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Stability of plasma electrolytes in Barricor and PST II tubes under different storage conditions

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ABSTRACT

Introduction: Sample stability can be influenced by many different factors; evaporation and leakage from residual cells are the most relevant factors for electrolytes. During the analytical phase, samples are usually kept uncapped at room temperature. Once samples are processed, they are usually stored sealed and refrigerated. Long turnaround time and the possibility of “add-on test” need consideration for electrolyte stability. The aim of our study is to examine short-term electrolyte stability in this two-common laboratory working conditions in two different lithium heparin plasma tubes (Barricor and PST II, Becton Dickinson).

Materials and methods: In 39 plasma samples from voluntary subjects we measured sodium (Na+), potassium (K+) and chloride (Cl–) at 6 time points since centrifugation (0h, 3h, 6h, 9h, 12h and 15h). Maximum allowable bias (clinically significant change) was based in SEQC (Sociedad Espańola de Química Clínica) recommendations; 1% for Cl–, 0.6% for Na+ and 4% for K+.

Results: In open room temperature tubes, clinically significant changes appeared in Na+ and Cl– after 3 hours and in K+ after 9 hours in both types of tubes. In refrigerated sealed tubes, all the analytes were clinically stable up to 12 hours in both kinds of plasma tubes. We observed a statistically significant progressive increase in K+ levels, which was less pronounced in Barricor tubes.

Conclusion: Stability of electrolytes is compromised after 3 hours in open tubes and after 12 hours in sealed tubes.

No MeSH data available.


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Mentions: Figure 1 and Table 2 show the average bias (%) and CIs for the results of different time points, analytes and group. In open tubes kept at room temperature all the analytes exhibited statistically significant differences since the first study time (3 hours) both for Barricor and PST II tubes. The main deterioration effect in these tubes is evaporation, which causes approximately a 0.5-1% increase per hour, similar across all the electrolytes.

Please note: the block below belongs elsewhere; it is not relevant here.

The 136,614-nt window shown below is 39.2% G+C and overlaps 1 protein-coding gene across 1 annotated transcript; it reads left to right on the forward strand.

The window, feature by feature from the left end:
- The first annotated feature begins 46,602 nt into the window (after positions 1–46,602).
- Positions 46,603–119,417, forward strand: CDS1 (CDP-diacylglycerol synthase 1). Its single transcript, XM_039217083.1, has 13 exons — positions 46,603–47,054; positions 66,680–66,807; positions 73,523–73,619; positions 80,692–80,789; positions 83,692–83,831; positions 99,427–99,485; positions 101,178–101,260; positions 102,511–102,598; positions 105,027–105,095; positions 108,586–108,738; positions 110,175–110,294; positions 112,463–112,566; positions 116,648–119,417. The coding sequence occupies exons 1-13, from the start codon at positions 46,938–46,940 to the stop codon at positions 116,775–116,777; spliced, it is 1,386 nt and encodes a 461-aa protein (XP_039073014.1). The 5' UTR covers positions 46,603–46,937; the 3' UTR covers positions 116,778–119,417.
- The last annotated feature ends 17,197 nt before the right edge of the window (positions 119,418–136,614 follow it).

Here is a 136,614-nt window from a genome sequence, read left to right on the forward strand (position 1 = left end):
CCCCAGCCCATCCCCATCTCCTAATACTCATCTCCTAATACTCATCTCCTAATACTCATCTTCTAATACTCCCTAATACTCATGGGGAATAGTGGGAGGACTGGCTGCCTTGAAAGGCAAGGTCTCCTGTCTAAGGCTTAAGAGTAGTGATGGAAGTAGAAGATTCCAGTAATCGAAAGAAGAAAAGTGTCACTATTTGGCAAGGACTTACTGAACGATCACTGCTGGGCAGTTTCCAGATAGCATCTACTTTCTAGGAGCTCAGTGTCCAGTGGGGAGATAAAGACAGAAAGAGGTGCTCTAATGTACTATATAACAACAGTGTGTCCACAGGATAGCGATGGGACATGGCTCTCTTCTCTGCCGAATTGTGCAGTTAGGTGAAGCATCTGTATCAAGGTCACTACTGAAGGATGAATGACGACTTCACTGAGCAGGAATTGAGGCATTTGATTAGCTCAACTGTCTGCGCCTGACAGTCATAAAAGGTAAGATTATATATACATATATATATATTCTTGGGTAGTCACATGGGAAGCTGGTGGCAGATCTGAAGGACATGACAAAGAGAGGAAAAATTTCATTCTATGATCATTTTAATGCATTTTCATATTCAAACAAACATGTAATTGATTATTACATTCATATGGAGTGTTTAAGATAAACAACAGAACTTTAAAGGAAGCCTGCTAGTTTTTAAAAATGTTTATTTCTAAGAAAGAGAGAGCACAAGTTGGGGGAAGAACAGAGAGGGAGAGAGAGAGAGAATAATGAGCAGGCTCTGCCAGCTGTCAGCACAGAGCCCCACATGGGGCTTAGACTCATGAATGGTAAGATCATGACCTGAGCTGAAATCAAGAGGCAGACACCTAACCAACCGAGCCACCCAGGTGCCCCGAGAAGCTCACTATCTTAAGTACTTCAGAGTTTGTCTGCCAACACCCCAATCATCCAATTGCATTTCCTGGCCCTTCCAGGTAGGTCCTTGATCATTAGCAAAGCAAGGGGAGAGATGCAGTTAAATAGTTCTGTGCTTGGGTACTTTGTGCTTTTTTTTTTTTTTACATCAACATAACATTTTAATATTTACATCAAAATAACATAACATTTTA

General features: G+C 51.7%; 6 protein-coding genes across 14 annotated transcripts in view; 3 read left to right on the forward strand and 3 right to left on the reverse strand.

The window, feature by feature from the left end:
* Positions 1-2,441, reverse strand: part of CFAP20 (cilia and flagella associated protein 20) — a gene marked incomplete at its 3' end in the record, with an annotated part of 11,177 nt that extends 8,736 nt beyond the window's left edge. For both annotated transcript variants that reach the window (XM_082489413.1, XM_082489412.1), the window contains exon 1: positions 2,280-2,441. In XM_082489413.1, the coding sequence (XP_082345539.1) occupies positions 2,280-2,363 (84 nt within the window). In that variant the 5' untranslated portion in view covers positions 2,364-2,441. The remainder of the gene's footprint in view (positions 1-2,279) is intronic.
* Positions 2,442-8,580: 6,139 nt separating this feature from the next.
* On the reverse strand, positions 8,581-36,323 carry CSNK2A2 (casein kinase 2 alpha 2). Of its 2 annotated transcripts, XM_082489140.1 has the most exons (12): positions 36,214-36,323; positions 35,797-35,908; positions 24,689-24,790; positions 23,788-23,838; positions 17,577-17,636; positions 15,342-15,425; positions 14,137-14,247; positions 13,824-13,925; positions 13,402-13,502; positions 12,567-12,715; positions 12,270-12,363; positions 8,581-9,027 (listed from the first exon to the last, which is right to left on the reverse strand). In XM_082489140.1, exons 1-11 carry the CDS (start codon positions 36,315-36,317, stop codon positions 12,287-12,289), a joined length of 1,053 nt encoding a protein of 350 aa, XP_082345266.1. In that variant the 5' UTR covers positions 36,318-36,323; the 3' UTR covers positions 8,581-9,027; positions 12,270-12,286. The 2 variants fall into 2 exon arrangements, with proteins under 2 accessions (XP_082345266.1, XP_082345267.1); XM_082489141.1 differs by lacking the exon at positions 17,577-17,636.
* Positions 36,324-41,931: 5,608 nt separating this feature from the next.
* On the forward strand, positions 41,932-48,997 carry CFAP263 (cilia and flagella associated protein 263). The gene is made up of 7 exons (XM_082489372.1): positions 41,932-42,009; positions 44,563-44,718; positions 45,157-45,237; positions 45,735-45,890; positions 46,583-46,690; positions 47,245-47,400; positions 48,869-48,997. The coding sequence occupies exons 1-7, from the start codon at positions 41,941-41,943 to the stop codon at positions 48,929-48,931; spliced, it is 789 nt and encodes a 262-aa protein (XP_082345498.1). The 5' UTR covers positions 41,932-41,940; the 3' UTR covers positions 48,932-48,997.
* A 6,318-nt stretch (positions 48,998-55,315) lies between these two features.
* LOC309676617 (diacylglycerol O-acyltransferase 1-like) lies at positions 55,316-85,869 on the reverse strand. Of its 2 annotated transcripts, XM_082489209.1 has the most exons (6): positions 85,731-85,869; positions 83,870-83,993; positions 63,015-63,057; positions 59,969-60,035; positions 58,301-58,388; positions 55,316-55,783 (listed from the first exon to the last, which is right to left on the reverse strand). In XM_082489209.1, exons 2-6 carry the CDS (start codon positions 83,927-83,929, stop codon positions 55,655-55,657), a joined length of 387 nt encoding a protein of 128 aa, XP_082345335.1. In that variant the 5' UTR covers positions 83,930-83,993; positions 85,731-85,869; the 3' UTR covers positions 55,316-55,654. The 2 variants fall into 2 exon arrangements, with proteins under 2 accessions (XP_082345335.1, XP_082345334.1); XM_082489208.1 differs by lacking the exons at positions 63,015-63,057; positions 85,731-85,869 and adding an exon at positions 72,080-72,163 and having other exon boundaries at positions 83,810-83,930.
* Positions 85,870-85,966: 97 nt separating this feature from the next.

Stability of plasma electrolytes in Barricor and PST II tubes under different storage conditions
© Copyright Policy
Related In: Results  -  Collection

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getmorefigures.php?uid=PMC5382866&req=5

Mentions: Figure 1 and Table 2 show the average bias (%) and CIs for the results of different time points, analytes and group. In open tubes kept at room temperature all the analytes exhibited statistically significant differences since the first study time (3 hours) both for Barricor and PST II tubes. The main deterioration effect in these tubes is evaporation, which causes approximately a 0.5-1% increase per hour, similar across all the electrolytes.

View Article: PubMed Central - PubMed

ABSTRACT

Introduction: Sample stability can be influenced by many different factors; evaporation and leakage from residual cells are the most relevant factors for electrolytes. During the analytical phase, samples are usually kept uncapped at room temperature. Once samples are processed, they are usually stored sealed and refrigerated. Long turnaround time and the possibility of “add-on test” need consideration for electrolyte stability. The aim of our study is to examine short-term electrolyte stability in this two-common laboratory working conditions in two different lithium heparin plasma tubes (Barricor and PST II, Becton Dickinson).

Materials and methods: In 39 plasma samples from voluntary subjects we measured sodium (Na+), potassium (K+) and chloride (Cl–) at 6 time points since centrifugation (0h, 3h, 6h, 9h, 12h and 15h). Maximum allowable bias (clinically significant change) was based in SEQC (Sociedad Espańola de Química Clínica) recommendations; 1% for Cl–, 0.6% for Na+ and 4% for K+.

Results: In open room temperature tubes, clinically significant changes appeared in Na+ and Cl– after 3 hours and in K+ after 9 hours in both types of tubes. In refrigerated sealed tubes, all the analytes were clinically stable up to 12 hours in both kinds of plasma tubes. We observed a statistically significant progressive increase in K+ levels, which was less pronounced in Barricor tubes.

Conclusion: Stability of electrolytes is compromised after 3 hours in open tubes and after 12 hours in sealed tubes.

No MeSH data available.